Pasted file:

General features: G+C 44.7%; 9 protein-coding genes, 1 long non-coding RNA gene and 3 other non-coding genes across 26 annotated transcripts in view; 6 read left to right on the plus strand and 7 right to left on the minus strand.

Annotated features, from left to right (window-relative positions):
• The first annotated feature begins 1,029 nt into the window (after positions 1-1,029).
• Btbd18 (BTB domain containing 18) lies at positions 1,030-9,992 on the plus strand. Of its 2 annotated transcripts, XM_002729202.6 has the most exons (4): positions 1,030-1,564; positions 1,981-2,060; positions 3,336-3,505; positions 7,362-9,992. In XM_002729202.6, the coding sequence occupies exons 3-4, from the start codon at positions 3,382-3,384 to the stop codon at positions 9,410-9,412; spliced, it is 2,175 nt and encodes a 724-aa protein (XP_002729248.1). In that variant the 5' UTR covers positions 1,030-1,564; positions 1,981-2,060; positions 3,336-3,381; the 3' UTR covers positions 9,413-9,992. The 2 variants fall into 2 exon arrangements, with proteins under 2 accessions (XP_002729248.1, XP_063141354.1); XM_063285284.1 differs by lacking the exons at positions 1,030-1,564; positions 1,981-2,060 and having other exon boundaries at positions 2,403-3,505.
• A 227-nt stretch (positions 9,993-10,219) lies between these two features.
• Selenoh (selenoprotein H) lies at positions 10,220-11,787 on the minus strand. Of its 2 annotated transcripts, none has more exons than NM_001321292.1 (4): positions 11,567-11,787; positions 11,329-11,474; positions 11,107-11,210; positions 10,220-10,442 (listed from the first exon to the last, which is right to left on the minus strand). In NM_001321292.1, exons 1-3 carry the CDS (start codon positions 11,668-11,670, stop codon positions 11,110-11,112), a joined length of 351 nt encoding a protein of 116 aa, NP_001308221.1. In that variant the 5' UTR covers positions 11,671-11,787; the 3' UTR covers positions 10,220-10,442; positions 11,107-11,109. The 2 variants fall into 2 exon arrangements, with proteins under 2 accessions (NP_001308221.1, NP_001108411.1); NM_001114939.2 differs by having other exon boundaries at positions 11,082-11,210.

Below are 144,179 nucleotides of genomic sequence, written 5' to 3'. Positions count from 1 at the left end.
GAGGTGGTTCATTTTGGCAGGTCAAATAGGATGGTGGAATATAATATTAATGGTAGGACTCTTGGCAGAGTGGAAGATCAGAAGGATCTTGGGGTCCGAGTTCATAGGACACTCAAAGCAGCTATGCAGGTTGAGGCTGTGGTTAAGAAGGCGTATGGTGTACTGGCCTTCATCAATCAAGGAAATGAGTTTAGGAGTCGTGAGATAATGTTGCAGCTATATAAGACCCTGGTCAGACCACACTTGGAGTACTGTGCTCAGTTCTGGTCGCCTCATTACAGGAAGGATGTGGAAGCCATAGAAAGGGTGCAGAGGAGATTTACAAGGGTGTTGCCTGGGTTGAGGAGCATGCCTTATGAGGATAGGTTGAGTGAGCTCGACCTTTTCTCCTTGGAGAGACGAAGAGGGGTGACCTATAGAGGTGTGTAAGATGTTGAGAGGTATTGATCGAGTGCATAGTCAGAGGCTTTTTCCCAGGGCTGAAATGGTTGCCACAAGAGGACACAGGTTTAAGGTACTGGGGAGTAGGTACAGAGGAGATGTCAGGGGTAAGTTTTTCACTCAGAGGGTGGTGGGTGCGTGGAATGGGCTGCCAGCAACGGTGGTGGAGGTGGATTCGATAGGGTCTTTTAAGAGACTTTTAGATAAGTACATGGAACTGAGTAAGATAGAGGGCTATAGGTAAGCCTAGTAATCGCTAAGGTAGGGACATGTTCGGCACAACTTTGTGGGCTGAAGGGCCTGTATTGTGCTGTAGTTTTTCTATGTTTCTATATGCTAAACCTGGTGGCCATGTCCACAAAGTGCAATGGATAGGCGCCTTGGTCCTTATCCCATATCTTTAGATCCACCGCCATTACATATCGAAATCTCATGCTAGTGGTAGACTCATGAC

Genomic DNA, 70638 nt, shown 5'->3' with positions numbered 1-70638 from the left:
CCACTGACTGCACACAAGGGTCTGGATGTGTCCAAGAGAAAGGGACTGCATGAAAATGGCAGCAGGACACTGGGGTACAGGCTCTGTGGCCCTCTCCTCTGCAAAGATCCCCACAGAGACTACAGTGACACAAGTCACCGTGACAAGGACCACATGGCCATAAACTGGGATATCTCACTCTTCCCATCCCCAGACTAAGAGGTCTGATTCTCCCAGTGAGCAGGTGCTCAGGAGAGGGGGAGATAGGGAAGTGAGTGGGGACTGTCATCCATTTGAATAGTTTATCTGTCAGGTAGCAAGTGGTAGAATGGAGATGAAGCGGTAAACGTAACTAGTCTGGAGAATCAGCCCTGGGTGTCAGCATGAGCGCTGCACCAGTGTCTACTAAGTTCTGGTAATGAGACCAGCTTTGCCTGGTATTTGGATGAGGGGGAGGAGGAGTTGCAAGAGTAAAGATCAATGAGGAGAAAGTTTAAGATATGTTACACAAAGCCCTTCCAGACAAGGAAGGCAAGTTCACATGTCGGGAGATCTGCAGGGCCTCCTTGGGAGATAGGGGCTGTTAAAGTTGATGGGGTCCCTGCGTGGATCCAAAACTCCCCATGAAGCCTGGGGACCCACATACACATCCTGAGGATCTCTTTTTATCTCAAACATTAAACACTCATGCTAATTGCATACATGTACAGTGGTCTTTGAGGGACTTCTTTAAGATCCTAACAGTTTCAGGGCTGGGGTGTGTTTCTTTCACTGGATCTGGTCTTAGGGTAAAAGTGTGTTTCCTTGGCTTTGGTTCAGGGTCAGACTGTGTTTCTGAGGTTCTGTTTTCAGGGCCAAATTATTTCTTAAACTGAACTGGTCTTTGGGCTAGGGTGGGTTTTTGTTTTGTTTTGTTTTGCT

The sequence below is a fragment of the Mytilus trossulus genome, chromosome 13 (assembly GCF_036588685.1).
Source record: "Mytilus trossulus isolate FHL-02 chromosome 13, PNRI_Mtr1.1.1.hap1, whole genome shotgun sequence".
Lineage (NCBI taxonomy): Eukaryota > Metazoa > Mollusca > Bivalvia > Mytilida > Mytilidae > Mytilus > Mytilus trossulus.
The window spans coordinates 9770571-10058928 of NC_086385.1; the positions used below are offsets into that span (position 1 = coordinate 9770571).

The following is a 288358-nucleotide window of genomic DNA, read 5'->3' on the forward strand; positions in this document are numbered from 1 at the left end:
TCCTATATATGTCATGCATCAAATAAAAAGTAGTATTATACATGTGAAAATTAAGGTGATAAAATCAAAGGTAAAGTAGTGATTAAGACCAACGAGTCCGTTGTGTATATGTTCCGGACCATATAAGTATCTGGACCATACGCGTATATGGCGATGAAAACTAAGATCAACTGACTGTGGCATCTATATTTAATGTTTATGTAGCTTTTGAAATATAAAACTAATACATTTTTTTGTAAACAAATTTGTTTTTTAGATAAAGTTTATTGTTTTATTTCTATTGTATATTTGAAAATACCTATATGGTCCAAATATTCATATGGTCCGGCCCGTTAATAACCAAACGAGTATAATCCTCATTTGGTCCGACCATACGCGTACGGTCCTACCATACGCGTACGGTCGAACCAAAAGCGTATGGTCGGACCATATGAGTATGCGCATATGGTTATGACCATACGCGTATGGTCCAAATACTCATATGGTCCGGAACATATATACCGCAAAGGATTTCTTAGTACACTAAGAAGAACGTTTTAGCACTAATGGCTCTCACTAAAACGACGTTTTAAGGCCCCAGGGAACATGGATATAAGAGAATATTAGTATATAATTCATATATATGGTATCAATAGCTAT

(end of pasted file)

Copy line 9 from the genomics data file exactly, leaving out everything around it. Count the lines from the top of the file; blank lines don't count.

Genomic DNA, 70638 nt, shown 5'->3' with positions numbered 1-70638 from the left: